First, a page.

Great Plains Toad

The Great Plains Toad is a medium to large toad that is light brown, gray or olive with darker blotches along the body and a pale belly. The skin of this toad is rough and bumpy with distinctive parotoid glands behind the eyes.
Anaxyrus cognatus
3-10 Years
  • Priority Species
Least Concern
  1. Washoe
  2. Humboldt
  3. Pershing
  4. Churchill
  5. Mineral
  6. Lyon
  7. Douglas
  8. Carson City
  9. Storey
  1. Elko
  2. Lander
  3. Eureka
  4. White Pine
  1. Esmeralda
  2. Nye
  3. Lincoln
  4. Clark

Habitat & Range

Nevada marks the western edge of the Great Plains Toad’s range. These toads prefer open areas and grasslands in the arid desert. They prefer lower, wetter areas of the desert such as irrigation canals, flood plains, intermittent pools, and reservoirs.

  • Grasslands
  • Mojave desert
  • Warm desert riparian


  • Habitat Degradation
  • Habitat Loss
  • Invasive Species
  • Water Diversion

Natural History

These desert dwelling toads escape the heat by burrowing and staying underground until temperatures are more favorable. They will stay underground in their burrows for extended periods of time, but rain triggers them to leave their burrows and breed.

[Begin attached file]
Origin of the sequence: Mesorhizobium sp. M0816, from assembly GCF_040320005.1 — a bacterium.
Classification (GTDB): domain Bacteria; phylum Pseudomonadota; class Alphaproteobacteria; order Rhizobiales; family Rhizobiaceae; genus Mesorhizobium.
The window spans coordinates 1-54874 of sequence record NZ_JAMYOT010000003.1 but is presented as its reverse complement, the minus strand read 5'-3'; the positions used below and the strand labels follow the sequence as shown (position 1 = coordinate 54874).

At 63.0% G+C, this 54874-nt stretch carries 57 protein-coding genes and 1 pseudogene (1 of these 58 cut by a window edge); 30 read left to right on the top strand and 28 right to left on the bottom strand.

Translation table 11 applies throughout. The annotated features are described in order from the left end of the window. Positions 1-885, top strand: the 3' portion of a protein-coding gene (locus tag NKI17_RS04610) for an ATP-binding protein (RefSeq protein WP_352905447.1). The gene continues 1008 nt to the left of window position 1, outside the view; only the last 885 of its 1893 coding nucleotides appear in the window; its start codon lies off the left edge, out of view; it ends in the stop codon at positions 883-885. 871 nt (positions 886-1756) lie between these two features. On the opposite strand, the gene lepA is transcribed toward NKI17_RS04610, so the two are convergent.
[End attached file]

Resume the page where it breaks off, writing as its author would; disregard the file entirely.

These toads use shallow clear water sources to lay their eggs. They will use flooded areas, temporary pools of water, and small streams. Females will lay anywhere between 1,000 and 30,000 eggs, with the average being around 10,000 with eggs usually hatching in a week. Once tadpoles develop, they will leave the water within a month or so.
Adult Great Plains Toads eat a wide variety of invertebrates. One of their favorite foods are cutworms, but they will also eat beetles, moths, and flies, doing the majority of their foraging at night.

Fun Facts

Males have long calls, lasting 10 seconds to almost a minute, that are described as a ‘pulsating trill with a metallic quality’. Great Plains Toads will urinate on a potential predator as a form of defense.